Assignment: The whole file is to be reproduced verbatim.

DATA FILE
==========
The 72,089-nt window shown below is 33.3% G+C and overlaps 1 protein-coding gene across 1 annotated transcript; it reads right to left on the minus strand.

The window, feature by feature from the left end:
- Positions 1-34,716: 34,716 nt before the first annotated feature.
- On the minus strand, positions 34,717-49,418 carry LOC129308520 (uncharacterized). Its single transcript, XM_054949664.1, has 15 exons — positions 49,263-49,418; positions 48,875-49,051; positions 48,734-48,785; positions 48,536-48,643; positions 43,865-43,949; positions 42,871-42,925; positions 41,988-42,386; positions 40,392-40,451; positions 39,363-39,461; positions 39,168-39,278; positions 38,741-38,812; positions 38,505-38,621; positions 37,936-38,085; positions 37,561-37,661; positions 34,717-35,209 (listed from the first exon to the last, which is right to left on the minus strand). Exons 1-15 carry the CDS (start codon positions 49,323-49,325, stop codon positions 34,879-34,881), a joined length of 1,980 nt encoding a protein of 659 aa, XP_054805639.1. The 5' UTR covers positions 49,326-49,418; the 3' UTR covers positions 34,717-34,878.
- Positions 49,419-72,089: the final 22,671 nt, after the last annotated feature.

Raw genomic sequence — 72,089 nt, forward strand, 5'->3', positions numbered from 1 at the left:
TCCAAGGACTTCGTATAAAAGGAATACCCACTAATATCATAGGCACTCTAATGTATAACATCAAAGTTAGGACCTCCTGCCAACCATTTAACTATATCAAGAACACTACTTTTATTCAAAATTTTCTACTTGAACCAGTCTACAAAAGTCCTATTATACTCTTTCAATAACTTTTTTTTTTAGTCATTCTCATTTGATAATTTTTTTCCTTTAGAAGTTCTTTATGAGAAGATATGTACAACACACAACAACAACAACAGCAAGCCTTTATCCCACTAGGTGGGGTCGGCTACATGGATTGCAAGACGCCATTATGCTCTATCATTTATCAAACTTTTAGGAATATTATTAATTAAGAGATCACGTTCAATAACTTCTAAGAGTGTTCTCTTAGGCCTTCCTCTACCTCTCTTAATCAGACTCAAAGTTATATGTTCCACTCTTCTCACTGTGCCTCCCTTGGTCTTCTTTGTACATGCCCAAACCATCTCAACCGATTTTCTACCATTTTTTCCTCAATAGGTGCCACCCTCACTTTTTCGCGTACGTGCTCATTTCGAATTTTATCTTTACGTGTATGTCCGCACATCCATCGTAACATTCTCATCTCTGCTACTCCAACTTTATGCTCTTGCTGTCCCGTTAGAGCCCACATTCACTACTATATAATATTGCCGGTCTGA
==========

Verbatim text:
The 72,089-nt window shown below is 33.3% G+C and overlaps 1 protein-coding gene across 1 annotated transcript; it reads right to left on the minus strand.

The window, feature by feature from the left end:
- Positions 1-34,716: 34,716 nt before the first annotated feature.
- On the minus strand, positions 34,717-49,418 carry LOC129308520 (uncharacterized). Its single transcript, XM_054949664.1, has 15 exons — positions 49,263-49,418; positions 48,875-49,051; positions 48,734-48,785; positions 48,536-48,643; positions 43,865-43,949; positions 42,871-42,925; positions 41,988-42,386; positions 40,392-40,451; positions 39,363-39,461; positions 39,168-39,278; positions 38,741-38,812; positions 38,505-38,621; positions 37,936-38,085; positions 37,561-37,661; positions 34,717-35,209 (listed from the first exon to the last, which is right to left on the minus strand). Exons 1-15 carry the CDS (start codon positions 49,323-49,325, stop codon positions 34,879-34,881), a joined length of 1,980 nt encoding a protein of 659 aa, XP_054805639.1. The 5' UTR covers positions 49,326-49,418; the 3' UTR covers positions 34,717-34,878.
- Positions 49,419-72,089: the final 22,671 nt, after the last annotated feature.

Raw genomic sequence — 72,089 nt, forward strand, 5'->3', positions numbered from 1 at the left:
TCCAAGGACTTCGTATAAAAGGAATACCCACTAATATCATAGGCACTCTAATGTATAACATCAAAGTTAGGACCTCCTGCCAACCATTTAACTATATCAAGAACACTACTTTTATTCAAAATTTTCTACTTGAACCAGTCTACAAAAGTCCTATTATACTCTTTCAATAACTTTTTTTTTTAGTCATTCTCATTTGATAATTTTTTTCCTTTAGAAGTTCTTTATGAGAAGATATGTACAACACACAACAACAACAACAGCAAGCCTTTATCCCACTAGGTGGGGTCGGCTACATGGATTGCAAGACGCCATTATGCTCTATCATTTATCAAACTTTTAGGAATATTATTAATTAAGAGATCACGTTCAATAACTTCTAAGAGTGTTCTCTTAGGCCTTCCTCTACCTCTCTTAATCAGACTCAAAGTTATATGTTCCACTCTTCTCACTGTGCCTCCCTTGGTCTTCTTTGTACATGCCCAAACCATCTCAACCGATTTTCTACCATTTTTTCCTCAATAGGTGCCACCCTCACTTTTTCGCGTACGTGCTCATTTCGAATTTTATCTTTACGTGTATGTCCGCACATCCATCGTAACATTCTCATCTCTGCTACTCCAACTTTATGCTCTTGCTGTCCCGTTAGAGCCCACATTCACTACTATATAATATTGCCGGTCTGA